Oct 2003
    Location
    Michigan
    Posts
    154

    Thumbs up The thing i like about the Frequency adjustment is

    Speed. I started out with a non-squarewave 330a/bp and would have to preheat, and even with that i would be waiting forever to get the puddle to start. Now that i own a dynasty, i can take a aluminum cylinder head out of 30 deg weather and get the puddle to start almost instantly and that is without preheating. {the bigger the HZ frequency, the quicker the heat, other benefits like HAWK says is arc shaping for control **

    No matter how clean you get a trans case you will always fight the poor quality aluminum that the case is casted with. They have a ton of zinc in them which makes them a little on the tough side to weld. The top of your weld bead will have what looks like pepper floating on top {really nothing you can do about it**.

    Since you have a transformer here is something to try. groove out the crack with an aluminum burr, then use a cleaner such as brake kleen, acetone, etc, wait till the cleaner air dries, then take a torch and with just the accetelene {spelling?** lit, carbon up {soot** the groove, then get the torch up and running with the oxygen and pass it up and down the crack untill the carbon in the groove is gone, then weld away. This should weld pretty good with out having to weld,grind,weld,grind.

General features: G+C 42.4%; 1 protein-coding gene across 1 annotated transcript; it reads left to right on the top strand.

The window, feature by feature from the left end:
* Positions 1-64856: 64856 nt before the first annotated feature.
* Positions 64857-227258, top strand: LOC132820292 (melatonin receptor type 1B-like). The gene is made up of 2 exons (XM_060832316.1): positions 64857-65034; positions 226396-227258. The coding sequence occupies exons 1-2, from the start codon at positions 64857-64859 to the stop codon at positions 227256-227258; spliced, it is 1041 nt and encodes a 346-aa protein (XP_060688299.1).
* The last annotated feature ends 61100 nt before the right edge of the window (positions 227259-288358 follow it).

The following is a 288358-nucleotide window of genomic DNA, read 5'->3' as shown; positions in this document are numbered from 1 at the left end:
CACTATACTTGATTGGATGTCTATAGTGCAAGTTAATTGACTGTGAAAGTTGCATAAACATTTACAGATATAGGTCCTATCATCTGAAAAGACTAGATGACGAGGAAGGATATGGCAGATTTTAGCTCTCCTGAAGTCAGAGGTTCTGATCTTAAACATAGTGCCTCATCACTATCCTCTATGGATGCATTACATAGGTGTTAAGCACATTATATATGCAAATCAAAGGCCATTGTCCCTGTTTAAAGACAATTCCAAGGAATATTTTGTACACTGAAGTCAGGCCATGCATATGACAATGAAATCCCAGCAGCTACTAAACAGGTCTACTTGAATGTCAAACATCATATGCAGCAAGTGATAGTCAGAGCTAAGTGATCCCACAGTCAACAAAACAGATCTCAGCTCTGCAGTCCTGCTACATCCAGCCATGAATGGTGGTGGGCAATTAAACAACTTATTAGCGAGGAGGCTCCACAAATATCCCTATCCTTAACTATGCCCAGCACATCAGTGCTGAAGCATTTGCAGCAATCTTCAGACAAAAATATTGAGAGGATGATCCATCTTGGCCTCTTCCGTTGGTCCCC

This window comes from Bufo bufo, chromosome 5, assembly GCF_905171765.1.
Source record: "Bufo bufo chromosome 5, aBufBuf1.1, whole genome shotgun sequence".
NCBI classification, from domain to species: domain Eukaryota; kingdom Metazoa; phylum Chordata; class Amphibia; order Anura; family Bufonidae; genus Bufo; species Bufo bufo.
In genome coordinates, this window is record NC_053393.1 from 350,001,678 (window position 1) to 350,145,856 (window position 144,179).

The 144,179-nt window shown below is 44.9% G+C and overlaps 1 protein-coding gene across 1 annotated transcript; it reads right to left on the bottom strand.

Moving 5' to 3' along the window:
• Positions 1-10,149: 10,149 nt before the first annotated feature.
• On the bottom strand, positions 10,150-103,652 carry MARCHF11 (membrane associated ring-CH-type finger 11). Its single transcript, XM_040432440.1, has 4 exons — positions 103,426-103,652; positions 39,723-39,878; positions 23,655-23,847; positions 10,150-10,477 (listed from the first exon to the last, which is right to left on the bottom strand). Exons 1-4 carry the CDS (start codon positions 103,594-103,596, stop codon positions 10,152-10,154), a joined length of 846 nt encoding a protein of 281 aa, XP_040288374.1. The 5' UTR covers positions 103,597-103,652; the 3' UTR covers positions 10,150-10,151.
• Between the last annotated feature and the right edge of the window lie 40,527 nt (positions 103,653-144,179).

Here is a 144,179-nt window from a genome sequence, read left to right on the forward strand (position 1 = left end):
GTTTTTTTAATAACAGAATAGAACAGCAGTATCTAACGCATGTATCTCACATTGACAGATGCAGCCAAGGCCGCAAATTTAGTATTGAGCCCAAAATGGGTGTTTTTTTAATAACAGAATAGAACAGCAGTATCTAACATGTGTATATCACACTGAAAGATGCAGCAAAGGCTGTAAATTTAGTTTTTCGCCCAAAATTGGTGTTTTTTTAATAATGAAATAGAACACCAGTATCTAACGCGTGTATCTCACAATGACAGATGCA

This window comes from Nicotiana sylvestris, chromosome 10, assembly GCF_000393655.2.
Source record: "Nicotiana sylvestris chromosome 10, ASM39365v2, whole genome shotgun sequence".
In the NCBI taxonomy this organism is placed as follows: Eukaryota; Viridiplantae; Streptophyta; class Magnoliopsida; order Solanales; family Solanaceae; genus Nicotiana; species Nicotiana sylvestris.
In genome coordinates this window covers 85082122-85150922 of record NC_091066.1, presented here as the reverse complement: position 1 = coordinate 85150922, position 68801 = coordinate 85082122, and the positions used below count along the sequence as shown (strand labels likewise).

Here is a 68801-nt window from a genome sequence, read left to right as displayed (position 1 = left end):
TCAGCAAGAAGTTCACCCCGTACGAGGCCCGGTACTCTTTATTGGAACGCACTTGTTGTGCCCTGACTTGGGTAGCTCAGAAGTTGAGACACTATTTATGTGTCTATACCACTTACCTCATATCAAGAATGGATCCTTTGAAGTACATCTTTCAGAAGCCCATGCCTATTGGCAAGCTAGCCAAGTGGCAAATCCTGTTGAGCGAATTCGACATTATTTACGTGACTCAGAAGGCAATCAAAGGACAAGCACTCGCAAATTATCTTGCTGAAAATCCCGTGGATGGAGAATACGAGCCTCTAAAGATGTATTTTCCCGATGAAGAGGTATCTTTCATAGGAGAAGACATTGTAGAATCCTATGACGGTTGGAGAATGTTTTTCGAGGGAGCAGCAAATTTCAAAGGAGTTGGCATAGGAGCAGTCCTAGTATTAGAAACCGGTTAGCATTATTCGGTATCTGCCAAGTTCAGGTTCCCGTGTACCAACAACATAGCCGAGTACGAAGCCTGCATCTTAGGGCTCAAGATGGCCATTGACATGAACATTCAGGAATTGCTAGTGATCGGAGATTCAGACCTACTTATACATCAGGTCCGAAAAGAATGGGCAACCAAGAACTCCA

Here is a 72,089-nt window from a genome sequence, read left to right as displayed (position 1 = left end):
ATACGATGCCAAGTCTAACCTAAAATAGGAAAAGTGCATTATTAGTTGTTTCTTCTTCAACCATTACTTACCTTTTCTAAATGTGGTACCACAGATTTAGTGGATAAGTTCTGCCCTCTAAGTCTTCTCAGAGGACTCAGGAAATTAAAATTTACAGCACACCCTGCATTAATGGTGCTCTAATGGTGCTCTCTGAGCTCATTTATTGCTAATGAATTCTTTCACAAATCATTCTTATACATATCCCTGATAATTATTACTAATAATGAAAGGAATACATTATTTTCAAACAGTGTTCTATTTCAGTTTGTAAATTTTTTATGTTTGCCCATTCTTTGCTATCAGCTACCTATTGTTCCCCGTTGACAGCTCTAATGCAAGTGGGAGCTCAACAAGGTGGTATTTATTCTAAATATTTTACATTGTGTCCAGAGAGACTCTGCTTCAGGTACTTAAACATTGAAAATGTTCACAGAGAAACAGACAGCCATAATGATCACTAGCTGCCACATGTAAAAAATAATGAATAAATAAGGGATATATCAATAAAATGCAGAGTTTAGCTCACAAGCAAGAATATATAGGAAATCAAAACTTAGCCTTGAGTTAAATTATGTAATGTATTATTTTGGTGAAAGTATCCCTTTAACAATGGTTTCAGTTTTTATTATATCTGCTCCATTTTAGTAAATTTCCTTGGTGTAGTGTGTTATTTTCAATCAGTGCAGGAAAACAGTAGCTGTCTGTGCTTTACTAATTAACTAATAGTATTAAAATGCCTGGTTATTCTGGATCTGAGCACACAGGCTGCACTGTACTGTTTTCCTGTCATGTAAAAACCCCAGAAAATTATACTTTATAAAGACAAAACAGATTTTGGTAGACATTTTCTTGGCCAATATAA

I use a mix of 75% ar/25% helium for all my aluminum work. It seems to burn off the oxides a lot better than straight argon
    Mike. R


    Dynasty 300dx tig runner w/ 3 torch Versa-Tig torch changer {wt-20f, wt-24f, mt-125**
    MM 251/30a/4015 roughneck
    Miller portable spot welder
    Inferno >>> Big Window Elite

  10. #10
    Join Date
    Sep 2005
    Posts
    262

    Default

    HAWK, I always enjoy reading your posts. You should write a book. I would certainly buy a copy.